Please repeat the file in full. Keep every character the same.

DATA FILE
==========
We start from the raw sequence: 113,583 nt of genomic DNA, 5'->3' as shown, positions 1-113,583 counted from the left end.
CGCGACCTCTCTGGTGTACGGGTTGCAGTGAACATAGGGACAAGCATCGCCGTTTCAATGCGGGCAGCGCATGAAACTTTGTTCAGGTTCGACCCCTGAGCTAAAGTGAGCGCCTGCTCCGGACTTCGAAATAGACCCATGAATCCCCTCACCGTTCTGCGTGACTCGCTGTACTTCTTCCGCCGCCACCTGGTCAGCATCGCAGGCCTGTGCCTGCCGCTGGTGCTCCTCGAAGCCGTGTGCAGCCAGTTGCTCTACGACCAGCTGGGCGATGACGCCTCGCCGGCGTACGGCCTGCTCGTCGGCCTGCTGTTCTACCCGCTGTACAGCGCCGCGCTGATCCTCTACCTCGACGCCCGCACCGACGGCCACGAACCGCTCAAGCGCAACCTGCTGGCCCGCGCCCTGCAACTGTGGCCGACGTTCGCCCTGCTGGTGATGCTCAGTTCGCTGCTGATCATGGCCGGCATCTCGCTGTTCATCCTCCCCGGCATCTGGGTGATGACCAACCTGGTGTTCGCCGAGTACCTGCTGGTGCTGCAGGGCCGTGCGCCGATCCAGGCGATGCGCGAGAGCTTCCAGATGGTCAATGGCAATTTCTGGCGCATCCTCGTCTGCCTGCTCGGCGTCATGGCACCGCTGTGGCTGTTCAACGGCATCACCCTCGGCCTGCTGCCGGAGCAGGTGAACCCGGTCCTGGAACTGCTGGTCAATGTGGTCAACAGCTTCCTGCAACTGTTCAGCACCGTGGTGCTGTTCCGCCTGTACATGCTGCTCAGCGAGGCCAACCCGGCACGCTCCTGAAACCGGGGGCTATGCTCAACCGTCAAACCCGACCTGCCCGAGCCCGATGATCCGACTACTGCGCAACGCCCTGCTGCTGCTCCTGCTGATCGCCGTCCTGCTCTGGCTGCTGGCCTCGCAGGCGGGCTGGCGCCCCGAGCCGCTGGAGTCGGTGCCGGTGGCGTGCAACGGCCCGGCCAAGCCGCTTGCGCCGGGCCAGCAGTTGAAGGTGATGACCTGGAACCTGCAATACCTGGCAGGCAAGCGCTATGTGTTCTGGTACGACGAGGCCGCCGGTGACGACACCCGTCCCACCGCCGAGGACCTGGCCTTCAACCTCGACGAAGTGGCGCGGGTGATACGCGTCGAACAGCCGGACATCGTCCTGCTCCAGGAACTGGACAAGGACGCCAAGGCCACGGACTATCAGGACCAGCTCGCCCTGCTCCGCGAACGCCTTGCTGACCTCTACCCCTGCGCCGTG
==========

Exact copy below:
We start from the raw sequence: 113,583 nt of genomic DNA, 5'->3' as shown, positions 1-113,583 counted from the left end.
CGCGACCTCTCTGGTGTACGGGTTGCAGTGAACATAGGGACAAGCATCGCCGTTTCAATGCGGGCAGCGCATGAAACTTTGTTCAGGTTCGACCCCTGAGCTAAAGTGAGCGCCTGCTCCGGACTTCGAAATAGACCCATGAATCCCCTCACCGTTCTGCGTGACTCGCTGTACTTCTTCCGCCGCCACCTGGTCAGCATCGCAGGCCTGTGCCTGCCGCTGGTGCTCCTCGAAGCCGTGTGCAGCCAGTTGCTCTACGACCAGCTGGGCGATGACGCCTCGCCGGCGTACGGCCTGCTCGTCGGCCTGCTGTTCTACCCGCTGTACAGCGCCGCGCTGATCCTCTACCTCGACGCCCGCACCGACGGCCACGAACCGCTCAAGCGCAACCTGCTGGCCCGCGCCCTGCAACTGTGGCCGACGTTCGCCCTGCTGGTGATGCTCAGTTCGCTGCTGATCATGGCCGGCATCTCGCTGTTCATCCTCCCCGGCATCTGGGTGATGACCAACCTGGTGTTCGCCGAGTACCTGCTGGTGCTGCAGGGCCGTGCGCCGATCCAGGCGATGCGCGAGAGCTTCCAGATGGTCAATGGCAATTTCTGGCGCATCCTCGTCTGCCTGCTCGGCGTCATGGCACCGCTGTGGCTGTTCAACGGCATCACCCTCGGCCTGCTGCCGGAGCAGGTGAACCCGGTCCTGGAACTGCTGGTCAATGTGGTCAACAGCTTCCTGCAACTGTTCAGCACCGTGGTGCTGTTCCGCCTGTACATGCTGCTCAGCGAGGCCAACCCGGCACGCTCCTGAAACCGGGGGCTATGCTCAACCGTCAAACCCGACCTGCCCGAGCCCGATGATCCGACTACTGCGCAACGCCCTGCTGCTGCTCCTGCTGATCGCCGTCCTGCTCTGGCTGCTGGCCTCGCAGGCGGGCTGGCGCCCCGAGCCGCTGGAGTCGGTGCCGGTGGCGTGCAACGGCCCGGCCAAGCCGCTTGCGCCGGGCCAGCAGTTGAAGGTGATGACCTGGAACCTGCAATACCTGGCAGGCAAGCGCTATGTGTTCTGGTACGACGAGGCCGCCGGTGACGACACCCGTCCCACCGCCGAGGACCTGGCCTTCAACCTCGACGAAGTGGCGCGGGTGATACGCGTCGAACAGCCGGACATCGTCCTGCTCCAGGAACTGGACAAGGACGCCAAGGCCACGGACTATCAGGACCAGCTCGCCCTGCTCCGCGAACGCCTTGCTGACCTCTACCCCTGCGCCGTG